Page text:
With the sequestration deadline rapidly approaching, one set of companies has more at stake than any other, at least in terms of sheer dollars: big government contractors.
By our count, the ten biggest government contractors would stand to lose roughly $13.6 billion in contracts if the across-the-board 9.4 percent cuts to discretionary defense spending cuts were applied equally across their 2012 contract award amounts. Compare that to the $115 million they spent on lobbying and campaigns, and that investment in politics starts to look like a bargain.
And if that political investment helps to avoid the proposed cuts and keep these companies’ contracting revenues stable, that would amount to a 125-to-1 return for these 10 companies, on average.
graphic by Jennifer Cheng
Of course, we recognize that we have no way of knowing how the cuts would actually be applied. Lacking a crystal ball or insider knowledge, our best guess is a naïve across-the-board estimate. But even these rough calculations are enough to make one thing clear: compared to what is potentially at stake, these companies are not even spending one penny of lobbying and campaign contributions per dollar of potential cuts.
For the two biggest contractors, the return would be even bigger than 125-to-1. Take Lockheed Martin, the king of contractors at $37.1 billion in 2012. Lockheed spent $18.1 million on lobbying in 2012, plus made $3.5 million in PAC contributions for the 2011-2012 cycle. If the ax falls equally on Lockheed’s contracts, that would be $3.5 billion in cuts – or about $175 for every one dollar Lockheed spends annually on politics (based on 2012 numbers, spreading PAC contributions over two years). For Boeing, the number two defense contractor, the ratio would be 142-to-1.
Admittedly, the political spending does not cover what these companies contribute to the Aerospace Industries Association, which is running a campaign to prevent sequestration. (We don’t have good data on that)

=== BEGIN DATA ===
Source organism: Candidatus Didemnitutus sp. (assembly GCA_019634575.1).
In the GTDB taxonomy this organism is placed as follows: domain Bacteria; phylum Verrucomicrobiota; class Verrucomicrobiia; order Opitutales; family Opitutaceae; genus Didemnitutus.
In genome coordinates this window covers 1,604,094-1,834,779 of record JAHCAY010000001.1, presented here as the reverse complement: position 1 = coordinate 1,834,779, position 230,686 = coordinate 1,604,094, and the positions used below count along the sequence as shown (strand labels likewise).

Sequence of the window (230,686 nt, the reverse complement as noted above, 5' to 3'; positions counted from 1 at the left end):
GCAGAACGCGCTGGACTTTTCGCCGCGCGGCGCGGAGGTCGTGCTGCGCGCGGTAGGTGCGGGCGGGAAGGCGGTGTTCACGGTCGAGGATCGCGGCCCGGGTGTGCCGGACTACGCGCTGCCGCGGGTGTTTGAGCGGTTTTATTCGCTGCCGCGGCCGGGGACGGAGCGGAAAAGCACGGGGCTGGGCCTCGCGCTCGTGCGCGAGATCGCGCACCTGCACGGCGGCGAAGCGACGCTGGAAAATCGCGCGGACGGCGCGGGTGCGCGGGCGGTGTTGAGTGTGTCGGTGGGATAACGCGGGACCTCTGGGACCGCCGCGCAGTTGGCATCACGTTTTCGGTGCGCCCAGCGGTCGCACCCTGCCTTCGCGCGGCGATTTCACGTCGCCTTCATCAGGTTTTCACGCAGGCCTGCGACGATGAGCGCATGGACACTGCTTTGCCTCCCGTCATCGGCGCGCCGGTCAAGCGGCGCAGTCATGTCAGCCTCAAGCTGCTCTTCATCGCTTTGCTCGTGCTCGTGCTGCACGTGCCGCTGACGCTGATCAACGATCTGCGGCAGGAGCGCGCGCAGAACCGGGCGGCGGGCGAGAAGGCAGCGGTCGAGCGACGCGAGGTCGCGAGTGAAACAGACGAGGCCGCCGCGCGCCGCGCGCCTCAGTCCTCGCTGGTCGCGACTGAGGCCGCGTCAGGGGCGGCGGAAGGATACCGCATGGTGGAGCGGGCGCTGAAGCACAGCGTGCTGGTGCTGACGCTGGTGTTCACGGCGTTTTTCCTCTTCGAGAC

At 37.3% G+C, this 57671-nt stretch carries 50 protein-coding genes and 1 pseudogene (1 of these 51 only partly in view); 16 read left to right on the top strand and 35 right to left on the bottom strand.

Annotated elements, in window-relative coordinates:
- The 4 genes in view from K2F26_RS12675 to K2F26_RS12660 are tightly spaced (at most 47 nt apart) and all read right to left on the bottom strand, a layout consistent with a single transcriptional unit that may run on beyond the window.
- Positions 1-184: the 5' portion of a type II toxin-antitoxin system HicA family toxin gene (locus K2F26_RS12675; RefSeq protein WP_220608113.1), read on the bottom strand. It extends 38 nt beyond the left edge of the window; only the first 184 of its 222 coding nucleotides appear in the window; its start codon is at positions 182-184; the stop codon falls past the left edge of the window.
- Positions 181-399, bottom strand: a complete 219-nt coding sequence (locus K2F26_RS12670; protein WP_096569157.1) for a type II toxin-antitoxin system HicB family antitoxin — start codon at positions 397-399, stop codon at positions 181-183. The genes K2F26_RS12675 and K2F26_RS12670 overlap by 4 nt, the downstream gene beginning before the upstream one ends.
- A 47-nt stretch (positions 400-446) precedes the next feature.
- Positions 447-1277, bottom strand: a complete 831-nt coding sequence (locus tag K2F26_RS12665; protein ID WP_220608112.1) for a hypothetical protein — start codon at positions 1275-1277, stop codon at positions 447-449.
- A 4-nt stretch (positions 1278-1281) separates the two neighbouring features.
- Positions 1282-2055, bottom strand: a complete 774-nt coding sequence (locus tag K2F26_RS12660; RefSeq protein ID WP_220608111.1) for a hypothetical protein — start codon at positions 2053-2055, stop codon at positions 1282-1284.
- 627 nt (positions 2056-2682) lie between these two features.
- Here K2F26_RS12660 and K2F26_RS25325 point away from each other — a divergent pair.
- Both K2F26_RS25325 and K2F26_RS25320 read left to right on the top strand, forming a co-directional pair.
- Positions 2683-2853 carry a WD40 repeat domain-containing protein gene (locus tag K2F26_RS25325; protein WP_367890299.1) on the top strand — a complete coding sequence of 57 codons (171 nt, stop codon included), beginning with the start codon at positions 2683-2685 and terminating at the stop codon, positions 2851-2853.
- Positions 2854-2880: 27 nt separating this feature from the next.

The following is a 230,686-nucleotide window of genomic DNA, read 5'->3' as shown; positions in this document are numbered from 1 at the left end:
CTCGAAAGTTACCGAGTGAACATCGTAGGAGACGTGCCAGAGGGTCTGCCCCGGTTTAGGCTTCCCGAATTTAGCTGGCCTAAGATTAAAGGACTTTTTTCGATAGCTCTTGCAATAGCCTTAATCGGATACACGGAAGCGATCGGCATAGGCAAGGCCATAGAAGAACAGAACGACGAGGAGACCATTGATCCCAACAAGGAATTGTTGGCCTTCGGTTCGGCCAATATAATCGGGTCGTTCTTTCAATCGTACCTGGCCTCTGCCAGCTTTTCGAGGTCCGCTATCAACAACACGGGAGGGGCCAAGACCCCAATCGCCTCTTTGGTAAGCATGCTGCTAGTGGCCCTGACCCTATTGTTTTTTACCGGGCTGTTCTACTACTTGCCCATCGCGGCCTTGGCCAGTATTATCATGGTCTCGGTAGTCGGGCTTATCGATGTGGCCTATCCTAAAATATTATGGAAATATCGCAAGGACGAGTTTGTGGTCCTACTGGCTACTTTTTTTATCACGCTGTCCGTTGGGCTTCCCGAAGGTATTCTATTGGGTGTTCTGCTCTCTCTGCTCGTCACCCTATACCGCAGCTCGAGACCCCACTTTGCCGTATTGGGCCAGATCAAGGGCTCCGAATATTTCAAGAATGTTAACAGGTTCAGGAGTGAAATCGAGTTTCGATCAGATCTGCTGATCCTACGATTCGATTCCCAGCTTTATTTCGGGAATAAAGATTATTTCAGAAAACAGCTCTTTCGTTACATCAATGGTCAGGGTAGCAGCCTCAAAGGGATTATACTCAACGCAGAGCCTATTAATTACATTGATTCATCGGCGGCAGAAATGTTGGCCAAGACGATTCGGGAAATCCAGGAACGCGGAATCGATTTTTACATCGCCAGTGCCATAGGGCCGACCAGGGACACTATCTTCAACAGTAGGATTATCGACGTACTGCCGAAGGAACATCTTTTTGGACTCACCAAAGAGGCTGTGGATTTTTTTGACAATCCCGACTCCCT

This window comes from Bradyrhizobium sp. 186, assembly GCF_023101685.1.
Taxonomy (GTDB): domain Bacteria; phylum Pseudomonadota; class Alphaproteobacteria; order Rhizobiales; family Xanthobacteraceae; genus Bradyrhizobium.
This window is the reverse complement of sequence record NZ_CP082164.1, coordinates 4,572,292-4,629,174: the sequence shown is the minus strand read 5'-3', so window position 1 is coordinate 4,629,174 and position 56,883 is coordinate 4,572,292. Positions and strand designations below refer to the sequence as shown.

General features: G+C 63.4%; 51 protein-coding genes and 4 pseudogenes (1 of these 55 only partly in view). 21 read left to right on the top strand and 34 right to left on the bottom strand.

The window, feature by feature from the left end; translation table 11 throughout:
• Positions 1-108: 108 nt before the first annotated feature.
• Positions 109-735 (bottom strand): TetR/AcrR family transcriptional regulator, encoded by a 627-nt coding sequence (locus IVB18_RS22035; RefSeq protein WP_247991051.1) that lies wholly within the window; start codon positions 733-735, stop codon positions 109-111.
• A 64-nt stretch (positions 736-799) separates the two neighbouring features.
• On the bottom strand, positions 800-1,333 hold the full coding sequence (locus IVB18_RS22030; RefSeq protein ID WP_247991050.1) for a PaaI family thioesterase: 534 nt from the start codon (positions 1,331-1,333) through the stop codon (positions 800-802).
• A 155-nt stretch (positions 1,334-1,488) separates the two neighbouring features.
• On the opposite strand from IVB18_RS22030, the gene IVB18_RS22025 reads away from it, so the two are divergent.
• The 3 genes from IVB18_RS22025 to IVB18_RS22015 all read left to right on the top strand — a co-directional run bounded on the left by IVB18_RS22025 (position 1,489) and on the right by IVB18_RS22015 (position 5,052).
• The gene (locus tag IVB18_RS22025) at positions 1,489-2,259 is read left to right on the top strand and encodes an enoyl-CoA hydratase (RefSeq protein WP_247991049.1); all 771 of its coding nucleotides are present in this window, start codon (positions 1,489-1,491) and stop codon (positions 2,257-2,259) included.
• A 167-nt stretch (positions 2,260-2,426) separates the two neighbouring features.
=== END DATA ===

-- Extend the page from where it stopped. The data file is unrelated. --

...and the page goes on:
In the context of other attempts to quantify the return to lobbying, these numbers come out a little higher than the 100-to-1 return the Carmen Group has estimated for its clients, though not quite at the 22,000-to-1 two tax researchers once calculated for companies who lobbied on the American Jobs Creation Act of 2004.
These numbers also echo a puzzle that political scientists have long posed: given what’s at stake in policymaking, why do companies spend so little? After all, given the threat of a sequester through all of 2012, you might have expected companies to have spent even more money last year. Possible explanations could be that 1) these companies should indeed be spending more, but they’re not because they haven’t figured out how to solve the collective action problem and are instead underinvesting because they’d rather somebody else bear the burden of convincing stubborn members of Congress to avoid sequester; or 2) these companies’ executives believe that they are spending enough to accomplish what they want, so why spend any more than they have to? If so, they are getting quite a bargain.
Interestingly, in public statements, Lockheed CEO Marillyn Hewson has told investors not to worry, even despite the fact that 82% of Lockheed’s 2011 revenues came from the U.S. government: She is confident that the sequester will not go into effect. Maybe she and her lobbyists know something the rest of us don’t.
Click here for data on individual companies’ contracting, lobbying and spending numbers.
Notes: To get total contract awards, we combined multiple entities sharing similar names to the top ten contractors. Usaspending.gov does not always properly aggregate similarly-named entities. And as we pointed out recently, USAspending.gov data are not always reliable.